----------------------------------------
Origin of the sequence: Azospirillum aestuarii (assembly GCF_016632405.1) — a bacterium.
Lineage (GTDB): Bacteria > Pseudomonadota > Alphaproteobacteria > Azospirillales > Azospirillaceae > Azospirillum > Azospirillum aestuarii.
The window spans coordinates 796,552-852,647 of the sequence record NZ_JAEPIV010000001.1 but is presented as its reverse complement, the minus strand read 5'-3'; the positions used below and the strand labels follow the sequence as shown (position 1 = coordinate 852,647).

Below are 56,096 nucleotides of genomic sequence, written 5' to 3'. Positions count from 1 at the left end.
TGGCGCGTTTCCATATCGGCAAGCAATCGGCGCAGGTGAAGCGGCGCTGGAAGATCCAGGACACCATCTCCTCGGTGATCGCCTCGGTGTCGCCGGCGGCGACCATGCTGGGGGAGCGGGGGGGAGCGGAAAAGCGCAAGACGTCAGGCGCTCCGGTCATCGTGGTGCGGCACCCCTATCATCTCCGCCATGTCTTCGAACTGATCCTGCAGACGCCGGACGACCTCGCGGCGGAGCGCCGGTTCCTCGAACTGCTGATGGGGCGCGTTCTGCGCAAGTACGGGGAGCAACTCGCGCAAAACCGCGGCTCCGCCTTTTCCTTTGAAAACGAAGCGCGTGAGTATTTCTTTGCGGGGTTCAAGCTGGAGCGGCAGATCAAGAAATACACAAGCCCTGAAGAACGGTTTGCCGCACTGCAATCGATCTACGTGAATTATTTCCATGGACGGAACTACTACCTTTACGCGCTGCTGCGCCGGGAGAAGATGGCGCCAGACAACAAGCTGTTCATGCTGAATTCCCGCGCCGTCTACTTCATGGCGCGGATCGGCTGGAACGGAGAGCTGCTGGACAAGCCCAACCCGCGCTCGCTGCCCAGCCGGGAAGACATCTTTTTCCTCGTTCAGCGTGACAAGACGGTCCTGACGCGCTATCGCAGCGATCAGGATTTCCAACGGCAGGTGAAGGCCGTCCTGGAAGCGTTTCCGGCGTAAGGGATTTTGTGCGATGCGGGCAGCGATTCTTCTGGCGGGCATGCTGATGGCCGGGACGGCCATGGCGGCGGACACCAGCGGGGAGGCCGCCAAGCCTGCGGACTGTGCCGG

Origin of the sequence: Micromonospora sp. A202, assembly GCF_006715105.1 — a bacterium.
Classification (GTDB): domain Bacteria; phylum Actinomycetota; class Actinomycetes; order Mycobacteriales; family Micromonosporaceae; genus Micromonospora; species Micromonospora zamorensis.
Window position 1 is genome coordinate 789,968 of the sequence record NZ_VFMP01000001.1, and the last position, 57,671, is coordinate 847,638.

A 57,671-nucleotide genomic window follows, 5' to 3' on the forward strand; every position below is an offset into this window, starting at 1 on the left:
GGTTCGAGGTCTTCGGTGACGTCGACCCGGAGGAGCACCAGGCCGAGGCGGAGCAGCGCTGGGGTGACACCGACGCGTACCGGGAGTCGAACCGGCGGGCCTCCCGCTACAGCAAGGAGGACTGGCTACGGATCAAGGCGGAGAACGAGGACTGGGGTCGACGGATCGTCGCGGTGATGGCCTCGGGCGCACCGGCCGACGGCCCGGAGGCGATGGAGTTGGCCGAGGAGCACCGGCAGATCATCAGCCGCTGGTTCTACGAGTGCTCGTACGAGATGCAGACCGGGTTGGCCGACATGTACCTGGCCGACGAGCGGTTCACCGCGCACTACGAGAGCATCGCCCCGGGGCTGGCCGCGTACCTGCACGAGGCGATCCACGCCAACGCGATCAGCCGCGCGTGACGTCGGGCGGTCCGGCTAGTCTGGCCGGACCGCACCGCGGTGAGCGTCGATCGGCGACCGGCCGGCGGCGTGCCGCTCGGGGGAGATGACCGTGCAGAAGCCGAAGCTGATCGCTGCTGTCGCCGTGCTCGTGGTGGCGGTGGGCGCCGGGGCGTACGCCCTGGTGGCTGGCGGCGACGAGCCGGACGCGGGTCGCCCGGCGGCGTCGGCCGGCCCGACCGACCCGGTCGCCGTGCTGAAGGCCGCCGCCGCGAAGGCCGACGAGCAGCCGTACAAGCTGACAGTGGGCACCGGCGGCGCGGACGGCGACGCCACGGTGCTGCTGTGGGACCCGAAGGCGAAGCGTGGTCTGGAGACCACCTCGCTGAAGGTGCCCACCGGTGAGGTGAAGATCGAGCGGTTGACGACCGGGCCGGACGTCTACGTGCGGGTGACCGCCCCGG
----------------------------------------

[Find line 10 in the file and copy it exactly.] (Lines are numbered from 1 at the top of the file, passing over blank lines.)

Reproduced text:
GGTTCGAGGTCTTCGGTGACGTCGACCCGGAGGAGCACCAGGCCGAGGCGGAGCAGCGCTGGGGTGACACCGACGCGTACCGGGAGTCGAACCGGCGGGCCTCCCGCTACAGCAAGGAGGACTGGCTACGGATCAAGGCGGAGAACGAGGACTGGGGTCGACGGATCGTCGCGGTGATGGCCTCGGGCGCACCGGCCGACGGCCCGGAGGCGATGGAGTTGGCCGAGGAGCACCGGCAGATCATCAGCCGCTGGTTCTACGAGTGCTCGTACGAGATGCAGACCGGGTTGGCCGACATGTACCTGGCCGACGAGCGGTTCACCGCGCACTACGAGAGCATCGCCCCGGGGCTGGCCGCGTACCTGCACGAGGCGATCCACGCCAACGCGATCAGCCGCGCGTGACGTCGGGCGGTCCGGCTAGTCTGGCCGGACCGCACCGCGGTGAGCGTCGATCGGCGACCGGCCGGCGGCGTGCCGCTCGGGGGAGATGACCGTGCAGAAGCCGAAGCTGATCGCTGCTGTCGCCGTGCTCGTGGTGGCGGTGGGCGCCGGGGCGTACGCCCTGGTGGCTGGCGGCGACGAGCCGGACGCGGGTCGCCCGGCGGCGTCGGCCGGCCCGACCGACCCGGTCGCCGTGCTGAAGGCCGCCGCCGCGAAGGCCGACGAGCAGCCGTACAAGCTGACAGTGGGCACCGGCGGCGCGGACGGCGACGCCACGGTGCTGCTGTGGGACCCGAAGGCGAAGCGTGGTCTGGAGACCACCTCGCTGAAGGTGCCCACCGGTGAGGTGAAGATCGAGCGGTTGACGACCGGGCCGGACGTCTACGTGCGGGTGACCGCCCCGG